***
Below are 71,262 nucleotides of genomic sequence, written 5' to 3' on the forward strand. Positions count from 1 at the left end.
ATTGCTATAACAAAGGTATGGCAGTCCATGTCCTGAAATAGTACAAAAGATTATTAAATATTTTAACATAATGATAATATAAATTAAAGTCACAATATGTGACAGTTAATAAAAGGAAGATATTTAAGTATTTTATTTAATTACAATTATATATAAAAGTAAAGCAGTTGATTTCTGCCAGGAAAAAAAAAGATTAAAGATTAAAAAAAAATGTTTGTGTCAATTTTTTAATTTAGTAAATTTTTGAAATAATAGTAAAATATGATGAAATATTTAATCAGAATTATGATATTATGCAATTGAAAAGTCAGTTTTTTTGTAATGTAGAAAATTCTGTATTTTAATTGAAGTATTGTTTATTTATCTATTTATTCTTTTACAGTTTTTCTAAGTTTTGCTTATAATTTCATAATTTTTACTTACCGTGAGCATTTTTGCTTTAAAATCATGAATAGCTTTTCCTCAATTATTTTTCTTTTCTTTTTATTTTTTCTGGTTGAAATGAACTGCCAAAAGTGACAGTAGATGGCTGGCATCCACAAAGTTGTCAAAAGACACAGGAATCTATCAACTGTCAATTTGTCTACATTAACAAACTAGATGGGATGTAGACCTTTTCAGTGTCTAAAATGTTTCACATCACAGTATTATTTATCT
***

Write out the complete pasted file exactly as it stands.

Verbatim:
Below are 71,262 nucleotides of genomic sequence, written 5' to 3' on the forward strand. Positions count from 1 at the left end.
ATTGCTATAACAAAGGTATGGCAGTCCATGTCCTGAAATAGTACAAAAGATTATTAAATATTTTAACATAATGATAATATAAATTAAAGTCACAATATGTGACAGTTAATAAAAGGAAGATATTTAAGTATTTTATTTAATTACAATTATATATAAAAGTAAAGCAGTTGATTTCTGCCAGGAAAAAAAAAGATTAAAGATTAAAAAAAAATGTTTGTGTCAATTTTTTAATTTAGTAAATTTTTGAAATAATAGTAAAATATGATGAAATATTTAATCAGAATTATGATATTATGCAATTGAAAAGTCAGTTTTTTTGTAATGTAGAAAATTCTGTATTTTAATTGAAGTATTGTTTATTTATCTATTTATTCTTTTACAGTTTTTCTAAGTTTTGCTTATAATTTCATAATTTTTACTTACCGTGAGCATTTTTGCTTTAAAATCATGAATAGCTTTTCCTCAATTATTTTTCTTTTCTTTTTATTTTTTCTGGTTGAAATGAACTGCCAAAAGTGACAGTAGATGGCTGGCATCCACAAAGTTGTCAAAAGACACAGGAATCTATCAACTGTCAATTTGTCTACATTAACAAACTAGATGGGATGTAGACCTTTTCAGTGTCTAAAATGTTTCACATCACAGTATTATTTATCT